In the mystic alleys of Delhi (II) – Phool Wallon Ki Sair

On September 27, 2008 during an act of terrorism at Sarai Bazaar, Mehrauli less than two Kms away from the famous Qutub Minaar, a small boy Santosh, in an endeavour to help the passer by motor cyclist, lost his life and some others were seriously injured. As a homage to Santosh and to pray for the speedy recovery of the badly injured persons, I decided to write this post, as the Sarai Bazaar is very closely located to the focal point of the annual festivities called “Phoolwalon Ki Sair” which are held every year, after the monsoon has washed away the heat and dust of the summer.

Qutub Minaar, Mehrauli

Before starting to write about the two centuries old tradition of taking out the procession, it would be appropriate to add a few words about the background of this legendary tradition.

Phool Walon Ki Sair

The origin of Phool Waalon Ki Sair goes to the age of history during the reign of the Mughal King Akbar Shah II (1808-1837). The king not being very happy with his eldest son Siraj Uddin “Zafar”, wished to nominate his younger son Mirza Jahangir as the heir apparent (Wali-Ahad). This move didn’t meet the approval of the then British Resident in the Red Fort, Sir Archibald Seton, owing to the fact that Mirza Jahangir who was a reckless youth of nineteen had insulted Seton in the open court and called him “loolu” (dumbo). The British Resident somehow did not react to this insult as probably he did not understand the meaning of loolu. On another occasion when, Archibald Seton was coming from the Darbar after an audience with the emperor, Mirza Jahangir fired a shot at him from the roof of Naubat Khana of Red Fort. Seton escaped but his orderly was killed. For this act of his, Mirza Jahangir was exiled to Allahabad under orders of the British Resident.

Dargah Of Hazrat Qutub-ud-Din

The grieving queen of Akbar Shah II took a vow that if her exiled son was allowed to return to Delhi, she would make an offering of a four-poster flower bed at the holy shrine of Khwaja Qutubddin Bakhtiyar Kaki at Mehrauli. When the British finally relented after a while, the devout queen went to the Dargah at Mehrauli and kept her promise by offering an exquisite flower canopy. To this the local flower sellers added an intricate flower pankha, which was then carried in a huge procession to the saint’s mausoleum. It is believed that the royal court along with the entire population of Delhi also moved to Mehrauli. For seven days all sorts of merrymaking continued at Mehrauli with Jhoolas (swings) in the mango groves, cock fighting and bull bailing, kite flying, wrestling and swimming bouts. Amidst all the merrymaking with great pomp and show, the “chadar” was offered at the Dargah. The Mughal king was secular minded and under his orders floral offering in the shape of a floral pankha was offered at the famous temple of Devi Yogmaya which is also located in Mehrauli, less than half a Km away from the famous Qutub Minaar.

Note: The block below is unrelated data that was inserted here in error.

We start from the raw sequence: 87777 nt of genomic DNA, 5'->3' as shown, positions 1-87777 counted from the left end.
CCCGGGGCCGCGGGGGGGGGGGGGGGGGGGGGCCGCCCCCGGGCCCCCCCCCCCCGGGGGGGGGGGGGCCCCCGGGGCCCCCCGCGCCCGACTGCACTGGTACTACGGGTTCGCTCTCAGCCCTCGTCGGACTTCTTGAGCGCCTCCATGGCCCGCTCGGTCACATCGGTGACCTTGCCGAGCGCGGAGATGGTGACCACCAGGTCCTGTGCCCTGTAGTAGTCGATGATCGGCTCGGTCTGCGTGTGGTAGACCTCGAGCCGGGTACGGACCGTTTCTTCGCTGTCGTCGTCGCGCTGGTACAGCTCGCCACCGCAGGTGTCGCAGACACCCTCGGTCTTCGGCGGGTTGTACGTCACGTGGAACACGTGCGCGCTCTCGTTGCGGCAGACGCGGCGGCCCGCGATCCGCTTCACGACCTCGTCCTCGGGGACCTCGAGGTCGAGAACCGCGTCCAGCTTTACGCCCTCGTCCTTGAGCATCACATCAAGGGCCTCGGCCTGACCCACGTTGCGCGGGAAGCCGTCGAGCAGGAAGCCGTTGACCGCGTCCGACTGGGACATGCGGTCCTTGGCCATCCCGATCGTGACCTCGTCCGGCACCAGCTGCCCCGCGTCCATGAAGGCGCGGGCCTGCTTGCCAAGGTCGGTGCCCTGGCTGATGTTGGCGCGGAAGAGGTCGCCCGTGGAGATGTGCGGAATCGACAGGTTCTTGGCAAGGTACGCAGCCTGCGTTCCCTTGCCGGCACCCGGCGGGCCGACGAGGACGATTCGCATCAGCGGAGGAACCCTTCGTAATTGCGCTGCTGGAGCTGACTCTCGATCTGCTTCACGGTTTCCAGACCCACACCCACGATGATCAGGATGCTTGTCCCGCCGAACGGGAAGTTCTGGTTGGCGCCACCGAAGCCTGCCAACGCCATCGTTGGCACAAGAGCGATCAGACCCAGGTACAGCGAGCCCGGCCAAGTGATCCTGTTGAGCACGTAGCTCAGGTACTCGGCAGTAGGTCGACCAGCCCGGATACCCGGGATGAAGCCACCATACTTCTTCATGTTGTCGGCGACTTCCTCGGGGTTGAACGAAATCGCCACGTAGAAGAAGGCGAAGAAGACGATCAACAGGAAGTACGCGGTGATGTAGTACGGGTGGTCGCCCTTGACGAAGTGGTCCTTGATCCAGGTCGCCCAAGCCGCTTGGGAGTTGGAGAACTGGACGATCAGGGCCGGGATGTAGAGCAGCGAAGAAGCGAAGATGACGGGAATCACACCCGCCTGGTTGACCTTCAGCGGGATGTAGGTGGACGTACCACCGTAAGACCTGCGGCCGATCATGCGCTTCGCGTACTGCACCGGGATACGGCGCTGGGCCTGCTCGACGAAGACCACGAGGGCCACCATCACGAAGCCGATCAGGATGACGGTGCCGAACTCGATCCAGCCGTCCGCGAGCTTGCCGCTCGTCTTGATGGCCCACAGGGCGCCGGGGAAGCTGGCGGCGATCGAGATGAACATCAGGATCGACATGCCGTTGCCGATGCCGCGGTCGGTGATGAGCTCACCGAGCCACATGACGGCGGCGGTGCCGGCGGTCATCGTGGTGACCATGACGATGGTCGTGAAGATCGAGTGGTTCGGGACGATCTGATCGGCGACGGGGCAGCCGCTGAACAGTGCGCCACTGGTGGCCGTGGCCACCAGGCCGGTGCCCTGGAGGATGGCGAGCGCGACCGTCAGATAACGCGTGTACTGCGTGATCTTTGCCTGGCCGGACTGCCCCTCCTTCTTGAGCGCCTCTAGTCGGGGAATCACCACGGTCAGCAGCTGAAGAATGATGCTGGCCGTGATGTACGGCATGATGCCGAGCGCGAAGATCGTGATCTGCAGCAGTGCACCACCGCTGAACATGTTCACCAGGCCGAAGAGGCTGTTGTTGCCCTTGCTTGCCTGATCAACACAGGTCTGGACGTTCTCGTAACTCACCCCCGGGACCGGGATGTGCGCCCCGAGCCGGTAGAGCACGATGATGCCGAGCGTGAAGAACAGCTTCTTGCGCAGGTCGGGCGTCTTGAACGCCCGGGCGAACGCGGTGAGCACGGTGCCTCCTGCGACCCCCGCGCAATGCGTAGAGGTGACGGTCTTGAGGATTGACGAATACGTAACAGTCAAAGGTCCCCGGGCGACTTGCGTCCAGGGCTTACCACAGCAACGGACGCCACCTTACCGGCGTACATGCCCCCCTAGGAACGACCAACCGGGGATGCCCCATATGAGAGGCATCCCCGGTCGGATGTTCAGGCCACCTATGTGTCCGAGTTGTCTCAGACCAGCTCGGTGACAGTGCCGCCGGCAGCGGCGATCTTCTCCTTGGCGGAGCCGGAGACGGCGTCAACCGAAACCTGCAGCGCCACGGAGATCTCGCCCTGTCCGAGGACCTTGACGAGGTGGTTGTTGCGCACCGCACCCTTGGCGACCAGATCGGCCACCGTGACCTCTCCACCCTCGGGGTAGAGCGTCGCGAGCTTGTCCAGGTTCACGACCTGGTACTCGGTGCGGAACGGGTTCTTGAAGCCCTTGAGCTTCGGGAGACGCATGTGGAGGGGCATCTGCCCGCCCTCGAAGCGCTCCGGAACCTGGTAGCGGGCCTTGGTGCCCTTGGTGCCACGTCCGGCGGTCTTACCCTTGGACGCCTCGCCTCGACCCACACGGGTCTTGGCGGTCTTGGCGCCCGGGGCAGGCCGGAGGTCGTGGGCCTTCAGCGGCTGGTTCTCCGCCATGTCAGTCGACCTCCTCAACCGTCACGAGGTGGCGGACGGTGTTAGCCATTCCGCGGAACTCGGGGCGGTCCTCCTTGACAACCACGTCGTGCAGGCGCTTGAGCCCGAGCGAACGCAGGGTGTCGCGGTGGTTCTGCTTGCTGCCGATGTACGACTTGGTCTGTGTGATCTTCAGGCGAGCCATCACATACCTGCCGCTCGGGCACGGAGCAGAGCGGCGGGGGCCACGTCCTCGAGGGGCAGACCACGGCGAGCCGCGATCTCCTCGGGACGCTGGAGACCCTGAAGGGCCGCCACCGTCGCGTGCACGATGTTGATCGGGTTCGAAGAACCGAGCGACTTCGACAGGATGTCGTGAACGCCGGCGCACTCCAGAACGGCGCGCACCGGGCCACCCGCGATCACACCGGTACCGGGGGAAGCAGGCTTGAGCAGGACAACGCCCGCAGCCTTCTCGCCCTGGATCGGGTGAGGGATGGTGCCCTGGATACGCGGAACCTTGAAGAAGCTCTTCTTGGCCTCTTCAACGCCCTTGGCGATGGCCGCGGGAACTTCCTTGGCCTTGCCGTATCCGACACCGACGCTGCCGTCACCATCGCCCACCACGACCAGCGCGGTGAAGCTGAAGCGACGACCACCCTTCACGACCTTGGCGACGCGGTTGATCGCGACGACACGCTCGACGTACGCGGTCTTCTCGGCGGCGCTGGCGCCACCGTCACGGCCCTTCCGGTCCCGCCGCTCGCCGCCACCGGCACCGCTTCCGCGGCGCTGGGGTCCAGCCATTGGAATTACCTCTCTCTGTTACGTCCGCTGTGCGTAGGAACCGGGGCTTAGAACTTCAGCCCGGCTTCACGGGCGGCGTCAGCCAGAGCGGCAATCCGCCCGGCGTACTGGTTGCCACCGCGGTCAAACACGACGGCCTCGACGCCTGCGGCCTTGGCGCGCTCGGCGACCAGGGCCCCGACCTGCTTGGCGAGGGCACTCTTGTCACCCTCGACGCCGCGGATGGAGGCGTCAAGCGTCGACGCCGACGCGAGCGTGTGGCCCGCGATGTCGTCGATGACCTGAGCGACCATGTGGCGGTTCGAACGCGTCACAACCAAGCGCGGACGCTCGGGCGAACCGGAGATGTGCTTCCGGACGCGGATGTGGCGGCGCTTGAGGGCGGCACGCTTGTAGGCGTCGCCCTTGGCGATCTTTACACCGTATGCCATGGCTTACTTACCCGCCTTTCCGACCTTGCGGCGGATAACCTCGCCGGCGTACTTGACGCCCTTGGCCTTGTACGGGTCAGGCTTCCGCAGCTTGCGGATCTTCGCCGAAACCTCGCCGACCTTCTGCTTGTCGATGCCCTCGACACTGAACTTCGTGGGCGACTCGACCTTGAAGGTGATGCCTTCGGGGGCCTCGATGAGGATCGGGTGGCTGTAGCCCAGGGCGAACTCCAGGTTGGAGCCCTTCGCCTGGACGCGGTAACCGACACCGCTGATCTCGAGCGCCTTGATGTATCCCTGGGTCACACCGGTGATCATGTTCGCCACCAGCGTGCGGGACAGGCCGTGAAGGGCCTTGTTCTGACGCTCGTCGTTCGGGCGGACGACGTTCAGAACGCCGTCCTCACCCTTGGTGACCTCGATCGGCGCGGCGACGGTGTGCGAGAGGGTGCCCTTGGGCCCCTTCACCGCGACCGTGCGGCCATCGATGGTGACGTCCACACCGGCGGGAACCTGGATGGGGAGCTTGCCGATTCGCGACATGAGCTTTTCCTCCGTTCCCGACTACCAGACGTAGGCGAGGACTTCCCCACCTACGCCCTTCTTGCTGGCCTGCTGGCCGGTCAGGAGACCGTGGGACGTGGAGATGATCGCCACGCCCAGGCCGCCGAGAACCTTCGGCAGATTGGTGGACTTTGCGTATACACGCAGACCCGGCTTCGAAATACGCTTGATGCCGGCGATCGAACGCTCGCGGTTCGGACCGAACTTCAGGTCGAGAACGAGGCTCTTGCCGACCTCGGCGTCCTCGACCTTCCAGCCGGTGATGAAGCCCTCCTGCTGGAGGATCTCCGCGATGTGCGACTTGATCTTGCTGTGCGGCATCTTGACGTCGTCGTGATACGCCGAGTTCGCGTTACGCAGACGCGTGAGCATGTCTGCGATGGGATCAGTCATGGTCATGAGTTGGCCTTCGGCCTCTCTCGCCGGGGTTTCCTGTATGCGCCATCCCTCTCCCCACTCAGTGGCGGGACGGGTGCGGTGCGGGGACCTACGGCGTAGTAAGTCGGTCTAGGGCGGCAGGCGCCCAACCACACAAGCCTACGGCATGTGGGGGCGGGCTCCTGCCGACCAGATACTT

Yog Maya Temple

Considering the response of the citizens and sensing the enthusiasm generated, it was decided by the Royal Court of Akbar Shah that the festival be held annually after the rains and people of all the communities would offer pankha and chadar at the Dargah of Khwaja Bakhtyar Kaki and pankha and floral offerings at the Devi Yog Maya temple. The Royal Court was also shifted to Mehrauli for the seven days of the festivities.

In the sultanate days, the emperors used to visit both the mausoleum of Khwaza Qutabuddin Bakhtiyar and the Yog Maya Mandir. This was a great act of secularism at that time. The tradition was continued by the common Hindus and Muslims. Poets like Mirza Ghalib also promoted this trend through his epistles to close friends.

Phool Walon-ki-Sair became an annual celebration and something that the people looked forward to every year in the months following the monsoon. It is believed that the tradition reached its pinnacle during the reign of Siraj-U-din “Zafar”, the last Mughal emperor commonly known as Bahadur Shah “Zafar”. The emperor was so much obsessed with the “Phool Waalon Ki Sair” that even in 1857 when Delhi was under the siege of the British, he went ahead with the festivities.

The last Sair of the Mughals